On Labor Day, Reviewing the Year in U.S Occupational Health Safety
September 1, 2014: A new report by researchers at The George Washington University Milken Institute School of Public Health highlights the noteworthy activities and publications in occupational health in the U.S. over the past year. The Year in U.S. Occupational Health & Safety: Fall 2013 – Summer 2014 is now available online. It describes actions taken and deferred by executive-branch agencies; state and local laws and regulatory activities affecting workers’ health; and peer-reviewed research and new reports by nonprofit organizations addressing occupational health and safety.
“We want this report to be a resource for activists, regulators, researchers, and anyone else who values safe and healthy workplaces,” says report co-author Celeste Monforton, DrPH, MPH. “With this year’s edition, the third in the series, we can see where progress has occurred or has stalled in different areas.”
As an example, Monforton points to the USDA’s new rule for poultry plants, which in its proposed form would have allowed increased line speeds at processing facilities and further increased the risk of musculoskeletal disorders among poultry workers, who already suffer from high rates of carpal-tunnel syndrome and similar conditions. Previous editions of the report documented efforts by workers and advocates to convince the Obama administration to withdraw the proposed rule and address occupational hazards in poultry plants. The latest edition documents the most recent efforts, as well as the outcome: USDA published the final rule without the proposed increase in line speeds.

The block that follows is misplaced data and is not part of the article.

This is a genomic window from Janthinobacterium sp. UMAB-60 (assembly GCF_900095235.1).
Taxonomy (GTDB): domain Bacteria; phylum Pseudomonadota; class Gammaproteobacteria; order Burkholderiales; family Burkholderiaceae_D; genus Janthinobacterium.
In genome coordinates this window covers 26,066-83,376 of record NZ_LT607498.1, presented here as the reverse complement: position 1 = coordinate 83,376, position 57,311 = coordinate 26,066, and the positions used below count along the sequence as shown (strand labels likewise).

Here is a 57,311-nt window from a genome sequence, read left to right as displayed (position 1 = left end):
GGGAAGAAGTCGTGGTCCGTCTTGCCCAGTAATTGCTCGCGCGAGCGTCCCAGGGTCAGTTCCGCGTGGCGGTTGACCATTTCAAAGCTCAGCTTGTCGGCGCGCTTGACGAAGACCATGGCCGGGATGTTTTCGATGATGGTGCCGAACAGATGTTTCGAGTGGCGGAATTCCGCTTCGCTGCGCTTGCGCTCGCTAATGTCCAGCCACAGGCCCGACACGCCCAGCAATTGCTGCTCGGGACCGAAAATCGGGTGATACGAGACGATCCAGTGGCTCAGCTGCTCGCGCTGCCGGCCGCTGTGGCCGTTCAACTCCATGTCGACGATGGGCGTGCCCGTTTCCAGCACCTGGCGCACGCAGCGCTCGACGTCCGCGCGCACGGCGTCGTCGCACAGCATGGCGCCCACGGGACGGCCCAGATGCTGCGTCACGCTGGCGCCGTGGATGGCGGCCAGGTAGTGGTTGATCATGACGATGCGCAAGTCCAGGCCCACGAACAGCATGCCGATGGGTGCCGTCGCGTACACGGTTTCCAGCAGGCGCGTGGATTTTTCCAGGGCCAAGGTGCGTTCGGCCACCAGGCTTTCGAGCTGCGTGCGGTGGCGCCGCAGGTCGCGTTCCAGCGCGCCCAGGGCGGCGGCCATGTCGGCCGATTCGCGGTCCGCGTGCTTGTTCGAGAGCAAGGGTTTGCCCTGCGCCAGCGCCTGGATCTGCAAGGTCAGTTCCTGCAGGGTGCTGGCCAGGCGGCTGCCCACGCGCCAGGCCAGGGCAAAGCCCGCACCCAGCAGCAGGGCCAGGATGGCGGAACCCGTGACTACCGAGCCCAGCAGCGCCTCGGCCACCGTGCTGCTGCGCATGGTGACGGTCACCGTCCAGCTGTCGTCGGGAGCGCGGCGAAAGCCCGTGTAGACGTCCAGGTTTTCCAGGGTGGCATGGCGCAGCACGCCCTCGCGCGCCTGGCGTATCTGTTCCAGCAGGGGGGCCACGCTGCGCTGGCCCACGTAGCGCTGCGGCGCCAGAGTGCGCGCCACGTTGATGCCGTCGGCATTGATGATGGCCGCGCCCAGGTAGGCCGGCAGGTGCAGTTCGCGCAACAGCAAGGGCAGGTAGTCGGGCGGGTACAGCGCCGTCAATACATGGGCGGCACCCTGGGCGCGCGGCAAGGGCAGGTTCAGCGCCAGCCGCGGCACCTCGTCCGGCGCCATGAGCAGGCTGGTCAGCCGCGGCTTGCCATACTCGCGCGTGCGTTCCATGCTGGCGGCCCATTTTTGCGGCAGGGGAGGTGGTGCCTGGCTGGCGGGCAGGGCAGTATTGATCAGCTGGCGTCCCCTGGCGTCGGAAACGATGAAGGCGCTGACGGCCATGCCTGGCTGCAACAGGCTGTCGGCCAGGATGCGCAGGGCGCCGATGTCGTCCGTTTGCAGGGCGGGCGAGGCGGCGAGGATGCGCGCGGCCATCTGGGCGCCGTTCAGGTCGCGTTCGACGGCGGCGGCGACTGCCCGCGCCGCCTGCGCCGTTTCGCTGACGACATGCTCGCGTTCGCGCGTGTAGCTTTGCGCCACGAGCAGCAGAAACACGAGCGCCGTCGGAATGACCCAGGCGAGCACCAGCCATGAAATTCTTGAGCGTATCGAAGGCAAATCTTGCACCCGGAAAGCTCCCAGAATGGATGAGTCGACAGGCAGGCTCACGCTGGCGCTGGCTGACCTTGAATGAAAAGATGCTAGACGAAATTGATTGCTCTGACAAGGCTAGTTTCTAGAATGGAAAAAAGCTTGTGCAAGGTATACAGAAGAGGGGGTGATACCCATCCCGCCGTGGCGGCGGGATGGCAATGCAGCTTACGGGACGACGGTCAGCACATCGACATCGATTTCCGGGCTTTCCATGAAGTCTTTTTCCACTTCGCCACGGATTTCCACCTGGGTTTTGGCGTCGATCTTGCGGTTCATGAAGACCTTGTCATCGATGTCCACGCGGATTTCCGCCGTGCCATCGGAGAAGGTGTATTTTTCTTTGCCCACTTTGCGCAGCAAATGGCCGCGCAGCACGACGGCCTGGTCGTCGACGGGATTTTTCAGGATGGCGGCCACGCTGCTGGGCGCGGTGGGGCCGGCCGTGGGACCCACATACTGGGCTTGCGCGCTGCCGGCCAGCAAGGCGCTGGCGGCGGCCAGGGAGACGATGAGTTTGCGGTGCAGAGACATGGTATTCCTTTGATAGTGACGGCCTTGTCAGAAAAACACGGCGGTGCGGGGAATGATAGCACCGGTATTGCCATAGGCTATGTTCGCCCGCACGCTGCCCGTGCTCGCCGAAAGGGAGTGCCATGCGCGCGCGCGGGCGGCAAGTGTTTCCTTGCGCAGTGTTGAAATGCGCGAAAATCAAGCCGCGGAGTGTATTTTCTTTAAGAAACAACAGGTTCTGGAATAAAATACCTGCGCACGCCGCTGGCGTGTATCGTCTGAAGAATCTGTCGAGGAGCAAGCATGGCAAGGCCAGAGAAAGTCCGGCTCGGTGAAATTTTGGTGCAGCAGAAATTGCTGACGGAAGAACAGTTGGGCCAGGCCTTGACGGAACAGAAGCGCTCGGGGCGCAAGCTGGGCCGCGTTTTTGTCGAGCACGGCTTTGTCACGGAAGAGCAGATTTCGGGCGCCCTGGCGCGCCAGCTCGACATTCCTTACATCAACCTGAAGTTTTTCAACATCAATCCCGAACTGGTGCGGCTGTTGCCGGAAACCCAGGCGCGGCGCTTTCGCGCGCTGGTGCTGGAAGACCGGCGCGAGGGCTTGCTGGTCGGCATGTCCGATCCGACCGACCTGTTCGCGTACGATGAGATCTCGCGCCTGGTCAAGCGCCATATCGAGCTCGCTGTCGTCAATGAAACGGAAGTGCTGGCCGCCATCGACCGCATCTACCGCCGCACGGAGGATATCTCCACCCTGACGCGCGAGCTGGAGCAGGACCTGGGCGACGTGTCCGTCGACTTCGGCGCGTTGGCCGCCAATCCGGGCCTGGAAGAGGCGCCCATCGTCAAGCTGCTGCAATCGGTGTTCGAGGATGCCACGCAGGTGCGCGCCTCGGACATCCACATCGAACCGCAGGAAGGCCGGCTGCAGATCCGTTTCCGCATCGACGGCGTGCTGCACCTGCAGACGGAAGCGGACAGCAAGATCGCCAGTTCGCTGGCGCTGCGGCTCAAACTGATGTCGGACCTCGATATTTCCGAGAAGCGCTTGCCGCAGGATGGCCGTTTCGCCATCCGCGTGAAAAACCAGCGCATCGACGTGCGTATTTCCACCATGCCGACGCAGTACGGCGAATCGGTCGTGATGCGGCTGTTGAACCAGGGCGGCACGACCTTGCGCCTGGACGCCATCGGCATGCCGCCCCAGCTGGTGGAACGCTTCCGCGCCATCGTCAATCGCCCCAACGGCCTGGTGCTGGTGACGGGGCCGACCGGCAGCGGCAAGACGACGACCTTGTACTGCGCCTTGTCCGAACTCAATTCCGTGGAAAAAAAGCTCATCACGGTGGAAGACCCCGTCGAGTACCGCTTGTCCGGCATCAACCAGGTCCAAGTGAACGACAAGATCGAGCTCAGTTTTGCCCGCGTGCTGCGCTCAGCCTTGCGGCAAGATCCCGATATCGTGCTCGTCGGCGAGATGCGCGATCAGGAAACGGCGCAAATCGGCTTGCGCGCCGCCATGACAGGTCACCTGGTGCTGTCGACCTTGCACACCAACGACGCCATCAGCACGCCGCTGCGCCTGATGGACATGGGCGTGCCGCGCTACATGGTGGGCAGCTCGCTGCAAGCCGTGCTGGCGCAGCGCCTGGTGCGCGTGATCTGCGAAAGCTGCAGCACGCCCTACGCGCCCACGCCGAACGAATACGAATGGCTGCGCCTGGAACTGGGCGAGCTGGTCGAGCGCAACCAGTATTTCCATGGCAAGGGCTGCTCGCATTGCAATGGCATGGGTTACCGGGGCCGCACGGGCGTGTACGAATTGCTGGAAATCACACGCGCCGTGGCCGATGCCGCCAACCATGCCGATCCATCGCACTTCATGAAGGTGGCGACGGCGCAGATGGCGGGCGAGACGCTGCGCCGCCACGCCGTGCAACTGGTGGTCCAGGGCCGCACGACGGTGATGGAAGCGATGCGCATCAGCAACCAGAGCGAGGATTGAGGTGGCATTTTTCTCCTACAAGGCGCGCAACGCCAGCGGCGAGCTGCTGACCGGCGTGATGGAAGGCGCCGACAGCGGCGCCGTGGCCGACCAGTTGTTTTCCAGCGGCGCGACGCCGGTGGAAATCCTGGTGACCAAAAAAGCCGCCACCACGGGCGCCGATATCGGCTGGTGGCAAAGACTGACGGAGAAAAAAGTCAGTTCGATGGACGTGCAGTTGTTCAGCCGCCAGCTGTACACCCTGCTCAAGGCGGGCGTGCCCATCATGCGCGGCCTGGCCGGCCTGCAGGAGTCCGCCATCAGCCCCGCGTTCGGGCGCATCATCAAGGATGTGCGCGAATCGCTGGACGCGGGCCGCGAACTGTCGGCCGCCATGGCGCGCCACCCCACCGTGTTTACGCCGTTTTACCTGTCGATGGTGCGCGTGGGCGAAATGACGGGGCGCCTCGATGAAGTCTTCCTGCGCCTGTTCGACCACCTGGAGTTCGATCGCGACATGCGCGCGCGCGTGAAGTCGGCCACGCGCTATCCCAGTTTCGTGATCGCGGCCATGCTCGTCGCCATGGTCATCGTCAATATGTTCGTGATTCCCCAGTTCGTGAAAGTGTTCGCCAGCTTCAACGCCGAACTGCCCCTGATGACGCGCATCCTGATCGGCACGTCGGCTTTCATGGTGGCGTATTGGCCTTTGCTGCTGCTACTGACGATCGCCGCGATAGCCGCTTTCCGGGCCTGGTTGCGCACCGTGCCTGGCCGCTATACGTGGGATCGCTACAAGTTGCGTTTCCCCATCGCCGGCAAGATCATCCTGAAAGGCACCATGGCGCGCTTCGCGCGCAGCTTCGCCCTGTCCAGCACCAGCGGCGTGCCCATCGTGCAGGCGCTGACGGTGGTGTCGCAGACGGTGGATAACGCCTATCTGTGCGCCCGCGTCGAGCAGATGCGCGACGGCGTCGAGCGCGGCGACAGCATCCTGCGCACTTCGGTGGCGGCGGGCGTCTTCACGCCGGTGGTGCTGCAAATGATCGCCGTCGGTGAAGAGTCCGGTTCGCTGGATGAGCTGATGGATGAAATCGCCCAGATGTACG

As in past years, much of the progress in occupational health and safety has come at the state and local levels. "Over the past year, California and Massachusetts have passed new laws to improve working conditions for domestic workers; Jersey City and Newark, New Jersey passed legislation to let workers earn paid sick days; and Houston adopted an ordinance to penalize employers who engage in wage theft," says report co-author Liz Borkowski. "These and several other examples from across the country demonstrate how powerful and effective workers and advocates can be -- and that there is widespread agreement that workers shouldn't have to risk their lives or health for a paycheck."